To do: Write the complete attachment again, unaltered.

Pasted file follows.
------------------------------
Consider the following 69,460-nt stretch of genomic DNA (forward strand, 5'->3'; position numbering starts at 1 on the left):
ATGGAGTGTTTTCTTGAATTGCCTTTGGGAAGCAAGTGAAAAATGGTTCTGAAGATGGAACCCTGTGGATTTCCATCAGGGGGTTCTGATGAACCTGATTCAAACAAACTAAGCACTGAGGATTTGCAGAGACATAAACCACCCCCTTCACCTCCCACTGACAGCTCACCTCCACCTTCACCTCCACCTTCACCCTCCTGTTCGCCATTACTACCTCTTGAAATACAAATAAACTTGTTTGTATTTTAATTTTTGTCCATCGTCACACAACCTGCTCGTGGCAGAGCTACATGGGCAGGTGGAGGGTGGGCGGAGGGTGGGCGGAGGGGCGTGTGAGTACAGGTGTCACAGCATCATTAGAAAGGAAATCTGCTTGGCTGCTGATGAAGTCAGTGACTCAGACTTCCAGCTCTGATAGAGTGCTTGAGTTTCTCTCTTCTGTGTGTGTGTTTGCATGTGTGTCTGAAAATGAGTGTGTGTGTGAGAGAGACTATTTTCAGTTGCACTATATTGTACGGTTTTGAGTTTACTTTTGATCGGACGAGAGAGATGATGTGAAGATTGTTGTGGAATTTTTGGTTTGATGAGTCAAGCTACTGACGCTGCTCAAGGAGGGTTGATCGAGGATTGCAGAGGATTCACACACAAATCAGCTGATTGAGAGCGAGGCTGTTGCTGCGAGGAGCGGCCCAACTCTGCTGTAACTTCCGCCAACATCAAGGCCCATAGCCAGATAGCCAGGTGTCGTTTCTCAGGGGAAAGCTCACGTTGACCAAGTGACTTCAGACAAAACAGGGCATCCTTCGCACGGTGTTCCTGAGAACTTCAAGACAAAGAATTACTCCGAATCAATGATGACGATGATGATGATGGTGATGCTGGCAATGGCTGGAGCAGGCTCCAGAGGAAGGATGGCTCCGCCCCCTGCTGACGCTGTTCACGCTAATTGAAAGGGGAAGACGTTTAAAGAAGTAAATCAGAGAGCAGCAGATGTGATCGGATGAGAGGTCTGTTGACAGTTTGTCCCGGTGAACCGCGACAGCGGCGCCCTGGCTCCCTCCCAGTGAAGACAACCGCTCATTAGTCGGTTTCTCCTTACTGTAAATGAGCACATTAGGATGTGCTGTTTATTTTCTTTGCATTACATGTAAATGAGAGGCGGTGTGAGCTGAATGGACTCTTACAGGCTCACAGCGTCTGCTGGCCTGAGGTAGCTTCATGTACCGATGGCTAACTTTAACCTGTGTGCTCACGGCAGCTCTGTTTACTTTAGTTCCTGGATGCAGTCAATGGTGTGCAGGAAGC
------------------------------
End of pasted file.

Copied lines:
Consider the following 69,460-nt stretch of genomic DNA (forward strand, 5'->3'; position numbering starts at 1 on the left):
ATGGAGTGTTTTCTTGAATTGCCTTTGGGAAGCAAGTGAAAAATGGTTCTGAAGATGGAACCCTGTGGATTTCCATCAGGGGGTTCTGATGAACCTGATTCAAACAAACTAAGCACTGAGGATTTGCAGAGACATAAACCACCCCCTTCACCTCCCACTGACAGCTCACCTCCACCTTCACCTCCACCTTCACCCTCCTGTTCGCCATTACTACCTCTTGAAATACAAATAAACTTGTTTGTATTTTAATTTTTGTCCATCGTCACACAACCTGCTCGTGGCAGAGCTACATGGGCAGGTGGAGGGTGGGCGGAGGGTGGGCGGAGGGGCGTGTGAGTACAGGTGTCACAGCATCATTAGAAAGGAAATCTGCTTGGCTGCTGATGAAGTCAGTGACTCAGACTTCCAGCTCTGATAGAGTGCTTGAGTTTCTCTCTTCTGTGTGTGTGTTTGCATGTGTGTCTGAAAATGAGTGTGTGTGTGAGAGAGACTATTTTCAGTTGCACTATATTGTACGGTTTTGAGTTTACTTTTGATCGGACGAGAGAGATGATGTGAAGATTGTTGTGGAATTTTTGGTTTGATGAGTCAAGCTACTGACGCTGCTCAAGGAGGGTTGATCGAGGATTGCAGAGGATTCACACACAAATCAGCTGATTGAGAGCGAGGCTGTTGCTGCGAGGAGCGGCCCAACTCTGCTGTAACTTCCGCCAACATCAAGGCCCATAGCCAGATAGCCAGGTGTCGTTTCTCAGGGGAAAGCTCACGTTGACCAAGTGACTTCAGACAAAACAGGGCATCCTTCGCACGGTGTTCCTGAGAACTTCAAGACAAAGAATTACTCCGAATCAATGATGACGATGATGATGATGGTGATGCTGGCAATGGCTGGAGCAGGCTCCAGAGGAAGGATGGCTCCGCCCCCTGCTGACGCTGTTCACGCTAATTGAAAGGGGAAGACGTTTAAAGAAGTAAATCAGAGAGCAGCAGATGTGATCGGATGAGAGGTCTGTTGACAGTTTGTCCCGGTGAACCGCGACAGCGGCGCCCTGGCTCCCTCCCAGTGAAGACAACCGCTCATTAGTCGGTTTCTCCTTACTGTAAATGAGCACATTAGGATGTGCTGTTTATTTTCTTTGCATTACATGTAAATGAGAGGCGGTGTGAGCTGAATGGACTCTTACAGGCTCACAGCGTCTGCTGGCCTGAGGTAGCTTCATGTACCGATGGCTAACTTTAACCTGTGTGCTCACGGCAGCTCTGTTTACTTTAGTTCCTGGATGCAGTCAATGGTGTGCAGGAAGC